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Growing mushrooms

does anyone know anything about using spent grain to grow mushrooms, just a random idea I had started to research on

Worth trying though my mushroom growing has been limited to those kits that use spent coffee grounds. I hear spent grain is especially good for growing shiitake and oyster mushrooms because of the high nitrogen content.

ok thanks for the information, I am currently trying to cultivate baby bellas, shitake and oyster mushrooms, I will post my results in this thread

so any results?

I kind of got into cheese making none so far, do have two sandwich bags filled with grain and another filled with a mix of used coffee grounds and used grain it has done by far the best as far as inoculating goes

Here’s an excerpt form Experimental Brewing, a book by Drew Beechum and me that will be released next Nov.

To start the process, you’ll want to visit a few weeks ahead of time and get some mushroom spawn. There are a number of varieties for your choosing, but Mike recommends Oyster or Old Man’s Beard for beginning mycologists because of their rapid growth and culinary usefulness.

The basic concept is: dry the malt, kill the various organisms (including lactobacillus) found on the malt. Allow the mushroom spores to consume the malt and its nutrients before exposing it to the sun and encourage fruit (mushrooms) to form. All the while, you want to prevent exposure to dust to avoid contamination of the fragile colony.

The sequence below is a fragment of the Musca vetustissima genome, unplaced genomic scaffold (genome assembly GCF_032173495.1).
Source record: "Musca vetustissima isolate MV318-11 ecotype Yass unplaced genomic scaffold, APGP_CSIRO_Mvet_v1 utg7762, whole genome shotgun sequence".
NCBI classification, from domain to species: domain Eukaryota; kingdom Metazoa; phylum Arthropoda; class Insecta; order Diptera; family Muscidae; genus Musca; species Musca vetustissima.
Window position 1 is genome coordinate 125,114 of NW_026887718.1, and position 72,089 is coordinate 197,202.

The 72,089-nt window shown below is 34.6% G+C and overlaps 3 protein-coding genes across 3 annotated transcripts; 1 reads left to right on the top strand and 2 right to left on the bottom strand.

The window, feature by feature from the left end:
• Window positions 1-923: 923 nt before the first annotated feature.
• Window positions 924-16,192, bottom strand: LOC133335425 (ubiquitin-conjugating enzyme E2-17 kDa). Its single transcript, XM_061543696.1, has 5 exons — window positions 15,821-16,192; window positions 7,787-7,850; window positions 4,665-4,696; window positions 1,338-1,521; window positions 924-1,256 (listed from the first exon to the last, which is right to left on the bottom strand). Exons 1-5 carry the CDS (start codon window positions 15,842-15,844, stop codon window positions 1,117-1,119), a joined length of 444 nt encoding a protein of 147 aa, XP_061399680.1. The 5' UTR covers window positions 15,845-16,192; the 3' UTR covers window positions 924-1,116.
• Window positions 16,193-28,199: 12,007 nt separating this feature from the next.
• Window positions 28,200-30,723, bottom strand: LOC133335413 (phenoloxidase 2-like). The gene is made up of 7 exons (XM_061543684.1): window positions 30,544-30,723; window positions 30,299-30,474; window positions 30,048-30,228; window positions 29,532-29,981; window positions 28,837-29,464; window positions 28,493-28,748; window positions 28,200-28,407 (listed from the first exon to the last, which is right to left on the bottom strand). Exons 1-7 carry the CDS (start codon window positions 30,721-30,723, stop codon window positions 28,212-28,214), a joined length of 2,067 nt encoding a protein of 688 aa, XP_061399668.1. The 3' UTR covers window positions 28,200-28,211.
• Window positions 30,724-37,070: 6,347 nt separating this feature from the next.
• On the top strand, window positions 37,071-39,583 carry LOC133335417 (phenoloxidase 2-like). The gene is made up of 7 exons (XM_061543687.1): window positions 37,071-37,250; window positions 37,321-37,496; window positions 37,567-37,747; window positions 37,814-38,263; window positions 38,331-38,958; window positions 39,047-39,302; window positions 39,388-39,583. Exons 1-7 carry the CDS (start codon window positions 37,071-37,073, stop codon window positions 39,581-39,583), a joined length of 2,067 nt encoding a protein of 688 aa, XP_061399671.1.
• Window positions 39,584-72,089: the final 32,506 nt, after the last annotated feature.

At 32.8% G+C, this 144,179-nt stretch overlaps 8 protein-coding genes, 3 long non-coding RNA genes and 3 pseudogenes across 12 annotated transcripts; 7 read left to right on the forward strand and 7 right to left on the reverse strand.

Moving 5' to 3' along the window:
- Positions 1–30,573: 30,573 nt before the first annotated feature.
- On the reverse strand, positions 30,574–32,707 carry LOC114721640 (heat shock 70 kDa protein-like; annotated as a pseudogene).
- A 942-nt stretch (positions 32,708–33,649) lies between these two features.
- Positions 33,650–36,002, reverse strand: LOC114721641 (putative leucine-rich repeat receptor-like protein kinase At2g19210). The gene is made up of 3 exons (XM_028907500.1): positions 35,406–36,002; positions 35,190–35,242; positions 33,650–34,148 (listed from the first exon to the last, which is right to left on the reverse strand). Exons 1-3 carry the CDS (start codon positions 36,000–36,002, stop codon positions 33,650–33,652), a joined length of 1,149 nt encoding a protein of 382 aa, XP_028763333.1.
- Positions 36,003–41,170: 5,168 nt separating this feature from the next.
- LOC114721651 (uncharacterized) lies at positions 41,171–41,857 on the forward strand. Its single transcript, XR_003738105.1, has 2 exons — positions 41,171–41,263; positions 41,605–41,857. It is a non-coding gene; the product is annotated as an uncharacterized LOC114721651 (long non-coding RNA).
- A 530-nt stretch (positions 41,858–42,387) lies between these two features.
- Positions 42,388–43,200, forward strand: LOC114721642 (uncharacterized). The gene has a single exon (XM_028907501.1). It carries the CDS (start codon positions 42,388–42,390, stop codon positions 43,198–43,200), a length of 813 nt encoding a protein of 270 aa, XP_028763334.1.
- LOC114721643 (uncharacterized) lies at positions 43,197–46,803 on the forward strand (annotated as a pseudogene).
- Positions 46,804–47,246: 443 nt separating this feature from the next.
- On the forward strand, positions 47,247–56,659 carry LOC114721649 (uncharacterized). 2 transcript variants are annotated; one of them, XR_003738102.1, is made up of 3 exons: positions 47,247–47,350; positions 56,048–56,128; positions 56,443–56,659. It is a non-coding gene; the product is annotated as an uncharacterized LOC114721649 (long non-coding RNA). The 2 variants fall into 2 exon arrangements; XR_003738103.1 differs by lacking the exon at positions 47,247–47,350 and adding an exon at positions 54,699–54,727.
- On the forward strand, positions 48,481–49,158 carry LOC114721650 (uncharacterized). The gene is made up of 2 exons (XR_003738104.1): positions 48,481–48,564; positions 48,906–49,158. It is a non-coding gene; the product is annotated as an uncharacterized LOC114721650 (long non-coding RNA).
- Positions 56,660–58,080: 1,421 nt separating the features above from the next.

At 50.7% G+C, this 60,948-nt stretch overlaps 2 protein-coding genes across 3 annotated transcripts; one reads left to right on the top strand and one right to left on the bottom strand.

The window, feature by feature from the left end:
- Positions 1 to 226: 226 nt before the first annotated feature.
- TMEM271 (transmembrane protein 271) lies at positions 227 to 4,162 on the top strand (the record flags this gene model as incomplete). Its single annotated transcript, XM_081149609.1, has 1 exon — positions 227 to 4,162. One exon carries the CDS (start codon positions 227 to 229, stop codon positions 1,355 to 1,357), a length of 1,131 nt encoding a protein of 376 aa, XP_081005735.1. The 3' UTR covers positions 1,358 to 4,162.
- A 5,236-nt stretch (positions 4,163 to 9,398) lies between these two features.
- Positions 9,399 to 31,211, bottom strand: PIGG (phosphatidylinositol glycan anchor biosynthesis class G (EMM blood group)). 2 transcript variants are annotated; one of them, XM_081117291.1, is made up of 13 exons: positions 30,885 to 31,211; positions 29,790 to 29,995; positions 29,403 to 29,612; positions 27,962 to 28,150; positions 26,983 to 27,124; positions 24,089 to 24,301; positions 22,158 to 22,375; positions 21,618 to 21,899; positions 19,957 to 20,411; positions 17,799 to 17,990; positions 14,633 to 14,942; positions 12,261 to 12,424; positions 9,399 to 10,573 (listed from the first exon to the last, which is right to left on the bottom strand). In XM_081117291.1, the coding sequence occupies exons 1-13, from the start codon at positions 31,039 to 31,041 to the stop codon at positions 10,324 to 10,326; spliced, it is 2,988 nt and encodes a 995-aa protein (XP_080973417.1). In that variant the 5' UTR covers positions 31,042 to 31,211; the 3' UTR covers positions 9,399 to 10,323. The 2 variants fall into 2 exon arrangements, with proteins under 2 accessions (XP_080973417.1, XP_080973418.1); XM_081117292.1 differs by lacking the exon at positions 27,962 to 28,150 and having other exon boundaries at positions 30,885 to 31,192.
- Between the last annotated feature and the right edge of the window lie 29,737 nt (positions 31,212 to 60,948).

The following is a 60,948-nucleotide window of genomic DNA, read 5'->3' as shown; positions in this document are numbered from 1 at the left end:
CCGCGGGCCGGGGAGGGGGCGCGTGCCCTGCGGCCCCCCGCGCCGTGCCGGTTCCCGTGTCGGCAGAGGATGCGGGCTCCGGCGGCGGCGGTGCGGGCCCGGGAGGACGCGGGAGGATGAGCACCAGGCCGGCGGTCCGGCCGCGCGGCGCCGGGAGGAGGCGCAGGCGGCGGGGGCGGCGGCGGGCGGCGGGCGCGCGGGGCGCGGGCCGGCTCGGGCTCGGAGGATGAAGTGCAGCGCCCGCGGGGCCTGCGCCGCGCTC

After a few weeks work (really, mostly just spend ignoring the whole thing) you’ll be rewarded with a big pile of glorious mushrooms ready for chow time.

[Technique: Growing Mushrooms]
Parts Needed:
• • Foil lined cookie sheet
• • Malt to fill the sheet
• • Mushroom spawn (1/10th of the malt, by weight)
• • Hydrogen Peroxide (1% of the malt weight)
• • Paper Grocery Bag
• • 2 Plastic Totes (Clear/Translucent)

Recipe Steps:

    1. Fill the cookie sheet with malt and dry in a 450F oven for 30 minutes.
    1. Mix the malt and hydrogen peroxide.
    1. Break up the mushroom spawn into tiny pieces. Each piece will serve as a colony.
    1. Mix the spawn and malt and place in the grocery bag. Fold the bag top over and secure it with a light weight. (You want oxygen exchange, but no dust)
    1. Place the bag in a tote or crate and store in a dark location that is about 65F
    1. When the mushroom colony looks like a big white cloudy mass, it’s time to encourage the colony to fruit. Move the bag to a warmer spot (75F) with visible sunlight. Cut X’s into the bag to provide spawning locations. Cover the bag with the other plastic tote to retain humidity for improved yield.
    1. Harvest and enjoy!

Mike also advises would be mushroom farmers to read up on the hobby and become aware just how far away from sterilization the typical homebrewer’s practice of sanitation actually is. The whole process is fascinating with many varieties and variations of fungi and techniques.

Denny, thanks for posting that. When you say “malt” do you mean spent grain?


what about moisture I was under the impression that mushrooms needed moisture to grow, do you have too wet them in order to get them to fruit

I also want to grow mushroom. Most of the time I tried but it doesn’t work.

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